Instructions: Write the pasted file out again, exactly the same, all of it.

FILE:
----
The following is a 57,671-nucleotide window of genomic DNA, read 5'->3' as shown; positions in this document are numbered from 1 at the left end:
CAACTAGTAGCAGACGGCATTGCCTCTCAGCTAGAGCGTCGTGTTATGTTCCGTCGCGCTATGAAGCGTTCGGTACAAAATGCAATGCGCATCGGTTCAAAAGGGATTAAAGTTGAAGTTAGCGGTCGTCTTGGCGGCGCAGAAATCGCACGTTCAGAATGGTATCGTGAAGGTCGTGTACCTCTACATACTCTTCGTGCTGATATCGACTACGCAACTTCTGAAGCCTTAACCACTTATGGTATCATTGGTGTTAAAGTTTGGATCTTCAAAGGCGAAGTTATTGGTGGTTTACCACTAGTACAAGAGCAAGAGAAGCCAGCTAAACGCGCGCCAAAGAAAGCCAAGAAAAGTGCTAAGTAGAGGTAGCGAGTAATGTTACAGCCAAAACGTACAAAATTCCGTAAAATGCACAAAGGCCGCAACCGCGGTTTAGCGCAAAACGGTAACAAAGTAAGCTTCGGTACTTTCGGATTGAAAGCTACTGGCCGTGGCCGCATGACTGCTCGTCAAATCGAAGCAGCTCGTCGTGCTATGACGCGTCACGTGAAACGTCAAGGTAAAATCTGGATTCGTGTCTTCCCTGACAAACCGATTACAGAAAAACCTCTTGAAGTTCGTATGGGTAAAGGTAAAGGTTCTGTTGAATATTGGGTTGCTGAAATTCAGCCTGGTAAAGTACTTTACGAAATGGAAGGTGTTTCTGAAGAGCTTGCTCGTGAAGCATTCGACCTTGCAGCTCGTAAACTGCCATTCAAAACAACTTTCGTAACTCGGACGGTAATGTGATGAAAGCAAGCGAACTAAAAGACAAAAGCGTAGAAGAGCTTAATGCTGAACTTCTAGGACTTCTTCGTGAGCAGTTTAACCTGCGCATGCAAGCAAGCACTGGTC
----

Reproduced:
The following is a 57,671-nucleotide window of genomic DNA, read 5'->3' as shown; positions in this document are numbered from 1 at the left end:
CAACTAGTAGCAGACGGCATTGCCTCTCAGCTAGAGCGTCGTGTTATGTTCCGTCGCGCTATGAAGCGTTCGGTACAAAATGCAATGCGCATCGGTTCAAAAGGGATTAAAGTTGAAGTTAGCGGTCGTCTTGGCGGCGCAGAAATCGCACGTTCAGAATGGTATCGTGAAGGTCGTGTACCTCTACATACTCTTCGTGCTGATATCGACTACGCAACTTCTGAAGCCTTAACCACTTATGGTATCATTGGTGTTAAAGTTTGGATCTTCAAAGGCGAAGTTATTGGTGGTTTACCACTAGTACAAGAGCAAGAGAAGCCAGCTAAACGCGCGCCAAAGAAAGCCAAGAAAAGTGCTAAGTAGAGGTAGCGAGTAATGTTACAGCCAAAACGTACAAAATTCCGTAAAATGCACAAAGGCCGCAACCGCGGTTTAGCGCAAAACGGTAACAAAGTAAGCTTCGGTACTTTCGGATTGAAAGCTACTGGCCGTGGCCGCATGACTGCTCGTCAAATCGAAGCAGCTCGTCGTGCTATGACGCGTCACGTGAAACGTCAAGGTAAAATCTGGATTCGTGTCTTCCCTGACAAACCGATTACAGAAAAACCTCTTGAAGTTCGTATGGGTAAAGGTAAAGGTTCTGTTGAATATTGGGTTGCTGAAATTCAGCCTGGTAAAGTACTTTACGAAATGGAAGGTGTTTCTGAAGAGCTTGCTCGTGAAGCATTCGACCTTGCAGCTCGTAAACTGCCATTCAAAACAACTTTCGTAACTCGGACGGTAATGTGATGAAAGCAAGCGAACTAAAAGACAAAAGCGTAGAAGAGCTTAATGCTGAACTTCTAGGACTTCTTCGTGAGCAGTTTAACCTGCGCATGCAAGCAAGCACTGGTC